Youth and Sports Minister on Nevis Hon. Hazel Brandy-Williams declares Youth Month 2016 opened

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Photo caption: Minister in the Ministry of Social Development, Community Development, Youth and Sports on Nevis Hon. Hazel Brandy-Williams

NIA CHARLESTOWN NEVIS (April 01, 2016) — The following is an address by Hon. Hazel Brandy-Williams, Minister in the Ministry of Social Development, Community Development, Youth and Sports dated April 01, 2016 in observance of Youth Month 2016.

 

The role of a great leader is not to give greatness to human beings but to help them extract the greatness they already have inside them. – John Buchan.

 

Under the theme “Youth Lead: Not tomorrow, TODAY”, we are once again observing Youth Month in Nevis during the Month of April. We often loosely use the word leadership in relation to our young people. In fact, the tradition is for us to refer to our young people as the leaders of tomorrow.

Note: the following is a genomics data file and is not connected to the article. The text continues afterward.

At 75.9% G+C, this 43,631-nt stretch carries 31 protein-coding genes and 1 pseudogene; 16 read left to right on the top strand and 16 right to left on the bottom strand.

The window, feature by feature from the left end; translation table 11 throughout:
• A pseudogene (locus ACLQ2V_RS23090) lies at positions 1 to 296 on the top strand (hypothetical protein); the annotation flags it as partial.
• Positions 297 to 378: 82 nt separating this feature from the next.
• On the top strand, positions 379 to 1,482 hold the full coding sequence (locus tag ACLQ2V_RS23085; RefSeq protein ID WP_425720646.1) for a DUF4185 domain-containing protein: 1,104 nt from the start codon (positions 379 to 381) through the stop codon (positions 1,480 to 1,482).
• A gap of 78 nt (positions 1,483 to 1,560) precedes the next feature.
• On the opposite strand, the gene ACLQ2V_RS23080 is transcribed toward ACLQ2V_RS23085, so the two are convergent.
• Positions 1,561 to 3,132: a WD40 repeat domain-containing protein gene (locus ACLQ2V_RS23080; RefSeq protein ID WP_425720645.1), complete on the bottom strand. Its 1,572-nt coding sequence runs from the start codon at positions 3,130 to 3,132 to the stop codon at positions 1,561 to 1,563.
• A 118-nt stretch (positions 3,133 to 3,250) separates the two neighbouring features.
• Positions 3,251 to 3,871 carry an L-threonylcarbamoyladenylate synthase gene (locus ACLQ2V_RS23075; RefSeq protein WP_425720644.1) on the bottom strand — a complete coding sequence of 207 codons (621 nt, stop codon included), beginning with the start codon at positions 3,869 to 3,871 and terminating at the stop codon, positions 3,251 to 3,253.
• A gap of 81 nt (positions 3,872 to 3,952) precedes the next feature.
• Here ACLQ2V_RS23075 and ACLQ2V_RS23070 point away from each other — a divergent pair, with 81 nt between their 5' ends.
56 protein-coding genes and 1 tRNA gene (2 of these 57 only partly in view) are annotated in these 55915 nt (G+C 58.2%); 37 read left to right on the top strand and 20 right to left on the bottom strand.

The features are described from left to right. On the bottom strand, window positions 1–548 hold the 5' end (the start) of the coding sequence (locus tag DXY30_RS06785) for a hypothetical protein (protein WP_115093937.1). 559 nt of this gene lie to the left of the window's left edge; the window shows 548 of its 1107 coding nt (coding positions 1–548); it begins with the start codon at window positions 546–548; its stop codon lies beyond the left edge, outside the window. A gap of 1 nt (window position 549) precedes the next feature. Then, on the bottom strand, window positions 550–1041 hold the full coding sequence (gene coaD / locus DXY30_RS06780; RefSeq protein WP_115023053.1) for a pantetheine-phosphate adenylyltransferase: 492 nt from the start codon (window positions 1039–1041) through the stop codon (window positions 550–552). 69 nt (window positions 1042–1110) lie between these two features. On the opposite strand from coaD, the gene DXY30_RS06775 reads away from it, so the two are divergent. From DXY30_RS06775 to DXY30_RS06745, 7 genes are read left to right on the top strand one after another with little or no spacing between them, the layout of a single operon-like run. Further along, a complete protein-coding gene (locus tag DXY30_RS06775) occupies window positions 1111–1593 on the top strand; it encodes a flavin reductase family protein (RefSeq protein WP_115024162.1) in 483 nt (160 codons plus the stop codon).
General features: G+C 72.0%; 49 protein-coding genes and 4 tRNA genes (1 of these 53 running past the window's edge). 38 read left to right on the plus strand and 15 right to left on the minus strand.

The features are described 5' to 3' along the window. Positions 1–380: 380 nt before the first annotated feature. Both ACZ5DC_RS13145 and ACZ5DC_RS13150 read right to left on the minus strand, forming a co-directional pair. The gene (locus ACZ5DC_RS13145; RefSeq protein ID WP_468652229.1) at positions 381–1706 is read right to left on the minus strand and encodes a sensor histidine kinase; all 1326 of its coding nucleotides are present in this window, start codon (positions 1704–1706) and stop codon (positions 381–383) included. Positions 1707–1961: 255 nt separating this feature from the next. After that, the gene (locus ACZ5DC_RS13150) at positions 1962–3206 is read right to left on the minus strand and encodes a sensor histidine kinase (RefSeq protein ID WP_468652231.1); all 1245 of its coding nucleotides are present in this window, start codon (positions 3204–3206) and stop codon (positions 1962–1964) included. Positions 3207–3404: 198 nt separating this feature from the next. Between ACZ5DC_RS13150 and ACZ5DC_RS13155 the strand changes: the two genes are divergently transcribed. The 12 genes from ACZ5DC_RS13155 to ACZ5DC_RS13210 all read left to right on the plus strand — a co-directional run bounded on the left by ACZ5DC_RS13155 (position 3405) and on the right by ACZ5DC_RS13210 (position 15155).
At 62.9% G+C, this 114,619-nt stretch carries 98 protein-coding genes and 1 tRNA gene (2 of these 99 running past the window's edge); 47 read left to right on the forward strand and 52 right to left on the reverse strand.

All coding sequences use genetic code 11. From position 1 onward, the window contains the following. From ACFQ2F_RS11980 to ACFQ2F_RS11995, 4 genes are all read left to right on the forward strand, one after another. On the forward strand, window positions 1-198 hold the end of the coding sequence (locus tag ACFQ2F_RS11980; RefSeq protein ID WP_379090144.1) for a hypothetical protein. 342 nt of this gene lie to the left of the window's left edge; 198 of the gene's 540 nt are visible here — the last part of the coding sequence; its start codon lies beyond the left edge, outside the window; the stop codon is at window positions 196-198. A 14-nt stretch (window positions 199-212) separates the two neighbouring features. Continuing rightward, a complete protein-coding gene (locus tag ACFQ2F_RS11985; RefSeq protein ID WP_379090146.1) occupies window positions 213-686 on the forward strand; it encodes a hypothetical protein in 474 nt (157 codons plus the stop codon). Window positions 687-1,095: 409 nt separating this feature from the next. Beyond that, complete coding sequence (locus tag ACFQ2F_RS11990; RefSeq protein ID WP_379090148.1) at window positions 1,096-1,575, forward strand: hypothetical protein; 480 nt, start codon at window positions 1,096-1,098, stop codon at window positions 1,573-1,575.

However, it is my hope that our young people, as well as all citizens, come to the realization that the youths are not our future, they are our now. The skills which we are able to inculcate and nurture today, will ensure that we have a Nevis which will be progressive and an example for other islands to emulate.

 

In order for us to truly do this, it is very important that we examine what our ultimate goals are in relation to leadership as an Administration and as an island on a whole. To hone in on our perspective of leadership, three fundamental questions come to mind:

 

 What does it mean to lead?

The Webster Contemporary Dictionary defines the word “lead” as: to guide on a way, especially by going in advance, to direct on a course or in a direction or to serve as a channel for.

 

When we think of leading, we often focus solely on the political and professional realm. However, we need to ensure that our leaders in every sphere are strong. We need sound leadership in our homes, schools, community groups, churches, and even on the streets.